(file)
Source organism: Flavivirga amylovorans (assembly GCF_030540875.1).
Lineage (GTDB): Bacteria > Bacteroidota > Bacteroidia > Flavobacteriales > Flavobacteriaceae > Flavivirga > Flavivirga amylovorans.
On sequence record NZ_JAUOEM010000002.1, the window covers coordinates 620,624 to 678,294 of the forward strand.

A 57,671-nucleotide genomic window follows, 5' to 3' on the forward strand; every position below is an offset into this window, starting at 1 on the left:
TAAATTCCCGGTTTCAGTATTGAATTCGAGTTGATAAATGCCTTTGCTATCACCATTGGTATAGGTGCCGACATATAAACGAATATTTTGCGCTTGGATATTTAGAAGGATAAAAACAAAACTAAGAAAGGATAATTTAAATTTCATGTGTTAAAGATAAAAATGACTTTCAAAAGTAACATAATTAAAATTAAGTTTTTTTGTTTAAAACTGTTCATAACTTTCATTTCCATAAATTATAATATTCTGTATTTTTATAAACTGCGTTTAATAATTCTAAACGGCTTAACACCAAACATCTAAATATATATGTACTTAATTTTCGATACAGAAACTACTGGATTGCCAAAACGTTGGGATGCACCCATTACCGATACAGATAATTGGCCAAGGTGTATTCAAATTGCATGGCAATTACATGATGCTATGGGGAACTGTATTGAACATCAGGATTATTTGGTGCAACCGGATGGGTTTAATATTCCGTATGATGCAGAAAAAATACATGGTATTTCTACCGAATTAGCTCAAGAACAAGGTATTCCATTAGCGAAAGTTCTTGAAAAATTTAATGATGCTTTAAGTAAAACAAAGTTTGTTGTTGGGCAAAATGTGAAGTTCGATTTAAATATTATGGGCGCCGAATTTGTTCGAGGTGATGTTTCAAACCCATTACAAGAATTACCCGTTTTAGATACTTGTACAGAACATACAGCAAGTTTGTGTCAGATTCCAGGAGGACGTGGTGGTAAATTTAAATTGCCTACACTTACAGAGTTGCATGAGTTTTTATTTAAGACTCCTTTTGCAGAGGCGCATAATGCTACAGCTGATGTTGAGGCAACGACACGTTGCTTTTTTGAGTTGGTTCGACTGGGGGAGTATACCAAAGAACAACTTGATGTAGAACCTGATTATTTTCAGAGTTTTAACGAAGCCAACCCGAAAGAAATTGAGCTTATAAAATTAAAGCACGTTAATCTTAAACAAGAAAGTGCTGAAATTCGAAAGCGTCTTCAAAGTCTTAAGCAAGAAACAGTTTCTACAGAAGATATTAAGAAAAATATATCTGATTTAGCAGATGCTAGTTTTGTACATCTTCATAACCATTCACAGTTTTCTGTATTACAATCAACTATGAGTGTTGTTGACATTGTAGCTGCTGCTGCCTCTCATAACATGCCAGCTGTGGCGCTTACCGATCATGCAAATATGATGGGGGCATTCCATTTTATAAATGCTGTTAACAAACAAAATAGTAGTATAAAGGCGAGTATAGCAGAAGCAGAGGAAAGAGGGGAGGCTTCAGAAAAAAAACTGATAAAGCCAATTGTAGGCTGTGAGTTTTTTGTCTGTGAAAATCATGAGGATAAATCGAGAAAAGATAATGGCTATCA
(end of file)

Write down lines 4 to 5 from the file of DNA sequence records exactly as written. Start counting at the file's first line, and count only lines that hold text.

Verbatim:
A 57,671-nucleotide genomic window follows, 5' to 3' on the forward strand; every position below is an offset into this window, starting at 1 on the left:
TAAATTCCCGGTTTCAGTATTGAATTCGAGTTGATAAATGCCTTTGCTATCACCATTGGTATAGGTGCCGACATATAAACGAATATTTTGCGCTTGGATATTTAGAAGGATAAAAACAAAACTAAGAAAGGATAATTTAAATTTCATGTGTTAAAGATAAAAATGACTTTCAAAAGTAACATAATTAAAATTAAGTTTTTTTGTTTAAAACTGTTCATAACTTTCATTTCCATAAATTATAATATTCTGTATTTTTATAAACTGCGTTTAATAATTCTAAACGGCTTAACACCAAACATCTAAATATATATGTACTTAATTTTCGATACAGAAACTACTGGATTGCCAAAACGTTGGGATGCACCCATTACCGATACAGATAATTGGCCAAGGTGTATTCAAATTGCATGGCAATTACATGATGCTATGGGGAACTGTATTGAACATCAGGATTATTTGGTGCAACCGGATGGGTTTAATATTCCGTATGATGCAGAAAAAATACATGGTATTTCTACCGAATTAGCTCAAGAACAAGGTATTCCATTAGCGAAAGTTCTTGAAAAATTTAATGATGCTTTAAGTAAAACAAAGTTTGTTGTTGGGCAAAATGTGAAGTTCGATTTAAATATTATGGGCGCCGAATTTGTTCGAGGTGATGTTTCAAACCCATTACAAGAATTACCCGTTTTAGATACTTGTACAGAACATACAGCAAGTTTGTGTCAGATTCCAGGAGGACGTGGTGGTAAATTTAAATTGCCTACACTTACAGAGTTGCATGAGTTTTTATTTAAGACTCCTTTTGCAGAGGCGCATAATGCTACAGCTGATGTTGAGGCAACGACACGTTGCTTTTTTGAGTTGGTTCGACTGGGGGAGTATACCAAAGAACAACTTGATGTAGAACCTGATTATTTTCAGAGTTTTAACGAAGCCAACCCGAAAGAAATTGAGCTTATAAAATTAAAGCACGTTAATCTTAAACAAGAAAGTGCTGAAATTCGAAAGCGTCTTCAAAGTCTTAAGCAAGAAACAGTTTCTACAGAAGATATTAAGAAAAATATATCTGATTTAGCAGATGCTAGTTTTGTACATCTTCATAACCATTCACAGTTTTCTGTATTACAATCAACTATGAGTGTTGTTGACATTGTAGCTGCTGCTGCCTCTCATAACATGCCAGCTGTGGCGCTTACCGATCATGCAAATATGATGGGGGCATTCCATTTTATAAATGCTGTTAACAAACAAAATAGTAGTATAAAGGCGAGTATAGCAGAAGCAGAGGAAAGAGGGGAGGCTTCAGAAAAAAAACTGATAAAGCCAATTGTAGGCTGTGAGTTTTTTGTCTGTGAAAATCATGAGGATAAATCGAGAAAAGATAATGGCTATCA